Making the Case Before the Senate for Infrastructure Investment | U.S. Chamber of Commerce
Mar 08, 2017 - 11:30am

Making the Case Before the Senate for Infrastructure Investment

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Ed Mortimer, U.S. Chamber executive director for Transportation Infrastructure, testifies before a Senate Appropriations subcommittee.
Ed Mortimer, U.S. Chamber executive director for Transportation Infrastructure, testifies before a Senate Appropriations subcommittee.

Ed Mortimer, the U.S. Chamber’s executive director for Transportation Infrastructure, testified before a Senate Appropriations Subcommittee on the condition of our nation’s transportation system as well as challenges and opportunities for funding and financing.

Mortimer stated:

  • Study after study has shown that investing in transportation infrastructure leads to better safety, faster economic growth and higher quality of life. Not maintaining the infrastructure will have the reverse effect.
     
  • The most recent U.S. DOT conditions and performance report highlighted the current state of good repairs needed for highways and bridges at an estimated $830 billion. Of the total backlog, $394.9 billion (18.8 percent) is required for the Interstate System; $394.9 billion (47.2 percent) is for the National Highway System, and $644.8 billion (77.1 percent) is for Federal-aid highways.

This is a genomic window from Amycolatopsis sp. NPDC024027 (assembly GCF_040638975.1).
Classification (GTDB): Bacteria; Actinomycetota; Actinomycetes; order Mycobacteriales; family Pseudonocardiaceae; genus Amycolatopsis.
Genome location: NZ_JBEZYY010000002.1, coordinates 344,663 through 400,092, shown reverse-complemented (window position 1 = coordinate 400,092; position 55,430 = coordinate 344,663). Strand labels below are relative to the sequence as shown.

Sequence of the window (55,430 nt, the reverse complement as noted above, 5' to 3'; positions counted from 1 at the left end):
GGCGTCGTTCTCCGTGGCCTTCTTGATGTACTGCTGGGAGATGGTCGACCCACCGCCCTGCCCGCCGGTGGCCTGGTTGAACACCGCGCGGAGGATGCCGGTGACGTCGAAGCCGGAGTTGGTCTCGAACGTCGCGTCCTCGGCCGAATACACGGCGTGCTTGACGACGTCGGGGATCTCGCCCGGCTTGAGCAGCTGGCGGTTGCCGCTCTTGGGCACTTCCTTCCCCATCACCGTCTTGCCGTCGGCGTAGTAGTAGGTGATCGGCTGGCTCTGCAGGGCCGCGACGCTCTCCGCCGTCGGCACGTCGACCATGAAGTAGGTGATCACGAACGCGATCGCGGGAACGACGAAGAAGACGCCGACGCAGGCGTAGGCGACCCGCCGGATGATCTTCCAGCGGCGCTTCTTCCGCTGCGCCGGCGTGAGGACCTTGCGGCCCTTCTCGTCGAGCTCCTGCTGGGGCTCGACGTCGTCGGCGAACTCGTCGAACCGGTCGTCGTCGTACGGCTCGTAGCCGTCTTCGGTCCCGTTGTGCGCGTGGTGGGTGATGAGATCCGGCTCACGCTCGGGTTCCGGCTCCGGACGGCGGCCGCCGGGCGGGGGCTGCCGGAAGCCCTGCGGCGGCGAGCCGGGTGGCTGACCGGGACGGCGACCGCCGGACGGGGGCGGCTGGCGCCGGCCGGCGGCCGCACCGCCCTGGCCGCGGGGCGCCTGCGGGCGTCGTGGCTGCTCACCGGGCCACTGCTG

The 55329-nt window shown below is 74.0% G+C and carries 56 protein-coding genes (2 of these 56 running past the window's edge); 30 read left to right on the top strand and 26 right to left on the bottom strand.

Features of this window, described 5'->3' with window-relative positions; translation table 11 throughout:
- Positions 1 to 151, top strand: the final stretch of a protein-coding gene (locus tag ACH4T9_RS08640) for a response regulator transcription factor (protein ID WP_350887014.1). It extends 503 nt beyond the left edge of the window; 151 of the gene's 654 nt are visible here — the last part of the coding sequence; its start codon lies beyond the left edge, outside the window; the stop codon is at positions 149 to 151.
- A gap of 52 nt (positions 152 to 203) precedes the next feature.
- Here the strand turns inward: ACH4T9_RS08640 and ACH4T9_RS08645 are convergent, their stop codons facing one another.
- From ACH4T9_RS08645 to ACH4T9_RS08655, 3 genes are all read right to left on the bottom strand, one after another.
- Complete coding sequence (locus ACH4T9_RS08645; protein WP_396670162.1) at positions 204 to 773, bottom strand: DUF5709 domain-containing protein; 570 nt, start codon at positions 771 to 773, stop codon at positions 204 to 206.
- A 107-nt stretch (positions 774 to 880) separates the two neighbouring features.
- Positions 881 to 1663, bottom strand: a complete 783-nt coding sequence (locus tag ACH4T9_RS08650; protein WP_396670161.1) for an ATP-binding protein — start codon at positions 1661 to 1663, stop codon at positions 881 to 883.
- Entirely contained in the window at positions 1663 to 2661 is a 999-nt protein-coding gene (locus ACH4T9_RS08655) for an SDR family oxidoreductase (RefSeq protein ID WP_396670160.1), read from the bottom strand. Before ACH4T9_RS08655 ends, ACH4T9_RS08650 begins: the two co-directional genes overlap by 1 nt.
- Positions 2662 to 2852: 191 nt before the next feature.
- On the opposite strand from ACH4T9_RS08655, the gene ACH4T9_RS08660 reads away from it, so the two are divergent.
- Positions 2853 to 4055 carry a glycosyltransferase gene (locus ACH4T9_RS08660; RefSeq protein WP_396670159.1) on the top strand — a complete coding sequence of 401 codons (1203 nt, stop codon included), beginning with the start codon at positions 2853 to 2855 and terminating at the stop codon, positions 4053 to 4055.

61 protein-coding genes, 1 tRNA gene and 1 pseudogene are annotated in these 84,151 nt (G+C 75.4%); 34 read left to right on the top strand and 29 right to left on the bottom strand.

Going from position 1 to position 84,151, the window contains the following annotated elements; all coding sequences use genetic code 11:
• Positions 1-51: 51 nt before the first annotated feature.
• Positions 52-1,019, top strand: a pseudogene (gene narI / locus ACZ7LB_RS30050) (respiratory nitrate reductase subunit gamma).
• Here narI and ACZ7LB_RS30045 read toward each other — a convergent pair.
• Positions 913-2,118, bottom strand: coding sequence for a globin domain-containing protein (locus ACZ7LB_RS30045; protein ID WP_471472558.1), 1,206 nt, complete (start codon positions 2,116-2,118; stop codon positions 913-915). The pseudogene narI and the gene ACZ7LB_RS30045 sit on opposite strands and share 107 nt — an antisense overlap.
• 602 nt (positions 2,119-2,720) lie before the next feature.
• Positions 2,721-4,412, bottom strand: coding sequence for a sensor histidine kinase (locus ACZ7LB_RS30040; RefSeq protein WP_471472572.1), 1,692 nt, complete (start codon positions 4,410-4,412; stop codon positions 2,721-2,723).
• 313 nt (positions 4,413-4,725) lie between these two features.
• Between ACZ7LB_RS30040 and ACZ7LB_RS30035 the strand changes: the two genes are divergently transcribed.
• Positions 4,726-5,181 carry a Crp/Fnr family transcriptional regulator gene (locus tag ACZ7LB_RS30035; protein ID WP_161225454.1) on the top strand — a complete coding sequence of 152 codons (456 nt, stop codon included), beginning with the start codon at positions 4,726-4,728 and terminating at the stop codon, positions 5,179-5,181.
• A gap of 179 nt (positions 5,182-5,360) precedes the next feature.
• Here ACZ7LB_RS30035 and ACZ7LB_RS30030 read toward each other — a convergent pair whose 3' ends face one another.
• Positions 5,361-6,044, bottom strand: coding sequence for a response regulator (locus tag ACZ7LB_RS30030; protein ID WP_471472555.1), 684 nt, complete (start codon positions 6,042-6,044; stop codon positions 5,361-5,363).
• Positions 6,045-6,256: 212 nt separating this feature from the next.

• President Donald Trump has announced his desire to enact an infrastructure investment package, and many in Congress, including leadership, have expressed a willingness to advance such legislation.  The Chamber and the ATM Coalition believe this is a once in a generation opportunity to modernize America’s infrastructure, and that this effort is critical to future economic success.
     
  • As this process moves forward, the Chamber believes any package should include the following principles:
     
    • Legislation should focus on actual infrastructure projects whose completion can create greater potential for long-term economic growth.
    • Legislation should employ a variety of funding mechanisms tailored to the various infrastructure project lines and, where possible, utilize existing federal programs.
    • Additional financing and funding should be accompanied by reforms that increase accountability, maximize and expedite the use of scarce federal resources, and accommodate future needs.
  • We believe that business, labor, public transit advocates and other key stakeholders must partner with the Congress to find a long-term, sustainable funding source for the Highway Trust Fund.
     
  • From all levels of government, there is no single funding solution that will solve all of our infrastructure problems. The Chamber believes communities should have a large toolkit of funding and financing options available that can be utilized to provide the infrastructure needed, not just to succeed, but to lead the world in providing economic and social mobility. Improving our current infrastructure will be a key component in modernizing many parts of the country.
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